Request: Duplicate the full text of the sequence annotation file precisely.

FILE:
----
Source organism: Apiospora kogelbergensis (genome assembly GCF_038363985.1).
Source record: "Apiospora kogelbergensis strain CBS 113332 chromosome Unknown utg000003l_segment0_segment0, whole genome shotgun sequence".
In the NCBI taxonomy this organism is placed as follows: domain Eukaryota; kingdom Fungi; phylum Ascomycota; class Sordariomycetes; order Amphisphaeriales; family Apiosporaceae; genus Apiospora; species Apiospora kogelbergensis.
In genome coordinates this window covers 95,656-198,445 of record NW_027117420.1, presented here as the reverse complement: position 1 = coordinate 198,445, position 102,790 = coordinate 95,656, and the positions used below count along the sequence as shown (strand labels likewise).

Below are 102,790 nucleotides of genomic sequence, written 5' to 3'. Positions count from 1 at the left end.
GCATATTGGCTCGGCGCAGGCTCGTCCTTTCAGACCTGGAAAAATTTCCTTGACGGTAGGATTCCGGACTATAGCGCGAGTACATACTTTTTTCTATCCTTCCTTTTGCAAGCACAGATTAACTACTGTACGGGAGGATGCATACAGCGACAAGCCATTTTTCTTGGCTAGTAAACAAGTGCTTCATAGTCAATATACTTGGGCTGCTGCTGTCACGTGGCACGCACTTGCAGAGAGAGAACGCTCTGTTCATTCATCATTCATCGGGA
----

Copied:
Source organism: Apiospora kogelbergensis (genome assembly GCF_038363985.1).
Source record: "Apiospora kogelbergensis strain CBS 113332 chromosome Unknown utg000003l_segment0_segment0, whole genome shotgun sequence".
In the NCBI taxonomy this organism is placed as follows: domain Eukaryota; kingdom Fungi; phylum Ascomycota; class Sordariomycetes; order Amphisphaeriales; family Apiosporaceae; genus Apiospora; species Apiospora kogelbergensis.
In genome coordinates this window covers 95,656-198,445 of record NW_027117420.1, presented here as the reverse complement: position 1 = coordinate 198,445, position 102,790 = coordinate 95,656, and the positions used below count along the sequence as shown (strand labels likewise).

Below are 102,790 nucleotides of genomic sequence, written 5' to 3'. Positions count from 1 at the left end.
GCATATTGGCTCGGCGCAGGCTCGTCCTTTCAGACCTGGAAAAATTTCCTTGACGGTAGGATTCCGGACTATAGCGCGAGTACATACTTTTTTCTATCCTTCCTTTTGCAAGCACAGATTAACTACTGTACGGGAGGATGCATACAGCGACAAGCCATTTTTCTTGGCTAGTAAACAAGTGCTTCATAGTCAATATACTTGGGCTGCTGCTGTCACGTGGCACGCACTTGCAGAGAGAGAACGCTCTGTTCATTCATCATTCATCGGGA